Hanuman Is Angry; But At Whom?

The Karnataka assembly election campaign whereas brought in several policy issues- ranging from corruption to the rights of women and transgender community- in its last leg, lord Hanuman became a matter of contention

Congress supporters celebrate after results of Karnataka assembly elections

After the iconic evocation of Lord Rama and Shiva for several years, it was the turn of a symbolic battle over Bajrang Bali in Karnataka Assembly elections. As the results provided Congress with the much-awaited victory, the party workers in the Delhi office were found decked up in the costumes of Lord Hanuman. Adorn with the maces (gada) and dresses of Hanuman, the air was covered by the slogans of ‘Bajrang Bali ki jai’. 

The Karnataka assembly election campaign whereas brought in several policy issues – ranging from corruption to the rights of women and transgender community – in its last leg, lord Hanuman became a matter of contention. It started with the release of Congress manifesto where the party promised to ban Bajrang Dal for spewing hatred and provoking communalism in the society. The grand old party also compared the right-wing organisation with Popular Front of India (PFI) that the Central government banned a few months back citing its alleged involvement in terrorist activities. 

No sooner than the manifesto was released, Bajrang Bali became a political rhetoric. While BJP attacked Congress for being anti-Hindu, Prime Minister Narendra Modi himself threw his hat in the turf and during his campaign in Uttara Kannada said that earlier the party tried to lock up the devotees of Ram and now they are trying to do the same with the devotees of Lord Hanuman. He started his speech with the slogans of ‘Bajrang Bali ki jai’ and asked the voters to not forget chanting it while casting their franchise. 

Opposing the efforts of PM Modi to connect Bajrang Dal and Bajrang Bali, Congress president Mallikarjun Kharge in an interview with a TV channel said, “Jai Bajrang Bali, Tod de Bhrashtachar ki nali.” Flexing his alignment to Lord Hanuman, he pointed out that he has made more than 80 Hanuman temples in his constituency. Congress also filed a complaint to the Election Commission (EC) against Modi for evoking the name of the Hindu god.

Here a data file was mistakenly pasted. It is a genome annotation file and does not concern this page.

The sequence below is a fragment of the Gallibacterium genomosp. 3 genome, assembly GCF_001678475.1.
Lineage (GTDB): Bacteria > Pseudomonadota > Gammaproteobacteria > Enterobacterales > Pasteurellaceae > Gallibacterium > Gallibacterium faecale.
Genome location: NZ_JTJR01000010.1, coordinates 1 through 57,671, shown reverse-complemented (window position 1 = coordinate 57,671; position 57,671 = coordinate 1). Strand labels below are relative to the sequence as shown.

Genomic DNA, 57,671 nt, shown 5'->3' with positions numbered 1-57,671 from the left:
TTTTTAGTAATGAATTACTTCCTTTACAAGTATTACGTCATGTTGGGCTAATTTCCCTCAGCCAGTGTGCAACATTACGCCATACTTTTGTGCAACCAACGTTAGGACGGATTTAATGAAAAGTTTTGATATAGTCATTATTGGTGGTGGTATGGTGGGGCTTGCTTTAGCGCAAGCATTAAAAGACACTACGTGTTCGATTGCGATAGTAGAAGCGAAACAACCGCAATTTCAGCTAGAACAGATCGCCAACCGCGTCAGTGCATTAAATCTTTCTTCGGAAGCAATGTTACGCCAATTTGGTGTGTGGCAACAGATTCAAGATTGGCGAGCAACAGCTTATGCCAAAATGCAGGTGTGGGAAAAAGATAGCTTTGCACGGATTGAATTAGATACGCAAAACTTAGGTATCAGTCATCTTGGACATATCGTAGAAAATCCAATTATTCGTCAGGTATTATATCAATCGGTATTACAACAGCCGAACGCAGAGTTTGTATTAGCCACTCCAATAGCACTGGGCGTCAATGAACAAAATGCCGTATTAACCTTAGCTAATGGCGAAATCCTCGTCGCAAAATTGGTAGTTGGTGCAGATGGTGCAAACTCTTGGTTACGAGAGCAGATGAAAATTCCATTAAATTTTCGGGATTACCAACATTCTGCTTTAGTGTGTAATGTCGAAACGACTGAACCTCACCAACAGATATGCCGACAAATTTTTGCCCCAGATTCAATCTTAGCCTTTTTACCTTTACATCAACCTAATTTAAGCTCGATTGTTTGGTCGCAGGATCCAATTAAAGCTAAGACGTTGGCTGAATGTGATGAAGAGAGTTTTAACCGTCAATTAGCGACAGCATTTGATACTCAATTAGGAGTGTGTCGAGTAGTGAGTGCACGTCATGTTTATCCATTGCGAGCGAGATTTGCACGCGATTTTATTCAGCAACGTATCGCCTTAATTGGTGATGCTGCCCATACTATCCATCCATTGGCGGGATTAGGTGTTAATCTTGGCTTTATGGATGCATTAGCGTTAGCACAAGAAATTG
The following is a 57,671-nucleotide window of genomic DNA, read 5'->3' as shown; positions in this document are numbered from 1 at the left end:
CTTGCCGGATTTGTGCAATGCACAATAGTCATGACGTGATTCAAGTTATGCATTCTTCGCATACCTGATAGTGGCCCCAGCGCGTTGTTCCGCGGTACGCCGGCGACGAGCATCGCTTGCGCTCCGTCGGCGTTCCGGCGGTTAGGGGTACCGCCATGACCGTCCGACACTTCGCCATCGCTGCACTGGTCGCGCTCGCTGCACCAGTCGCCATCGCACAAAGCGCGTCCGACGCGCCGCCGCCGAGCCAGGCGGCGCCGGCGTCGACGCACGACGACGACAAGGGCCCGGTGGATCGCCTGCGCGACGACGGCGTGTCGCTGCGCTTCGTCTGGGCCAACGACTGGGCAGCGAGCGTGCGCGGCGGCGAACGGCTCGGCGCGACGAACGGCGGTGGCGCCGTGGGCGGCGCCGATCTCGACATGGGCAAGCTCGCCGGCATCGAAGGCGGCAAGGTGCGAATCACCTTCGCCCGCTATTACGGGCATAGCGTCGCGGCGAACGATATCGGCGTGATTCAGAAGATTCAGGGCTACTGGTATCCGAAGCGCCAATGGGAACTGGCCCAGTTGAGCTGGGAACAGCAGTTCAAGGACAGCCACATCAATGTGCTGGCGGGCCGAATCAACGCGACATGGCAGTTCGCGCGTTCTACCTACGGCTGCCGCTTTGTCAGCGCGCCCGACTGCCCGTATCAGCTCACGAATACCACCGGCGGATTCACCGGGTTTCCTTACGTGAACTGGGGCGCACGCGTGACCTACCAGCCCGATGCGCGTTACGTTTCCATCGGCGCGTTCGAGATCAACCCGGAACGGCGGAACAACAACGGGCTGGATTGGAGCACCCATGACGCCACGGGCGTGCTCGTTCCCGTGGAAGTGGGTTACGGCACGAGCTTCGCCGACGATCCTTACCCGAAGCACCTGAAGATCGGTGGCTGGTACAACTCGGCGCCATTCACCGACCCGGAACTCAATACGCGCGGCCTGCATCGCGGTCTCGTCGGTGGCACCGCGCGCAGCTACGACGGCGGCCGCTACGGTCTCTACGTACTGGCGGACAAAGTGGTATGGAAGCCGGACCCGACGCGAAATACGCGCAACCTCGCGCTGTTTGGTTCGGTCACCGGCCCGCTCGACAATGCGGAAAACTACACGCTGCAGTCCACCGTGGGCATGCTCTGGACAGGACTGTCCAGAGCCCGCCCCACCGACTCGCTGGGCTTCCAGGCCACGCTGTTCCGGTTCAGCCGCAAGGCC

In this backdrop, the drubbing of BJP in the Karnataka elections, scholars think, is a response to the religious rhetoric that couldn’t stand a chance in front of developmental planks. However, this is not the first time in recent years that the major political parties have evoked Lord Hanuman in their political campaigns. 

In April, PM Modi while addressing the party members on 44th foundation day of BJP invoked the reference of Bajrang Bali and said that the party has taken up a ‘can do attitude’ like lord Hanuman to eradicate corruptions. Earlier, in 2020, the battle of Delhi Assembly elections almost turned out to be a fight between evocation of Jai Shree Ram and Hanuman Chalisa. To establish his Hindu credentials, Delhi CM Arvind Kejriwal recited Hanuman Chalisa in public. While he fought the elections on developmental plank in an effort to change the narrative of the electoral fight, he couldn’t avoid the essentiality of identity politics. Yesterday, as the results of Karnataka assembly elections were coming out, media spotted Priyanka Gandhi in a Hanuman temple at Shimla.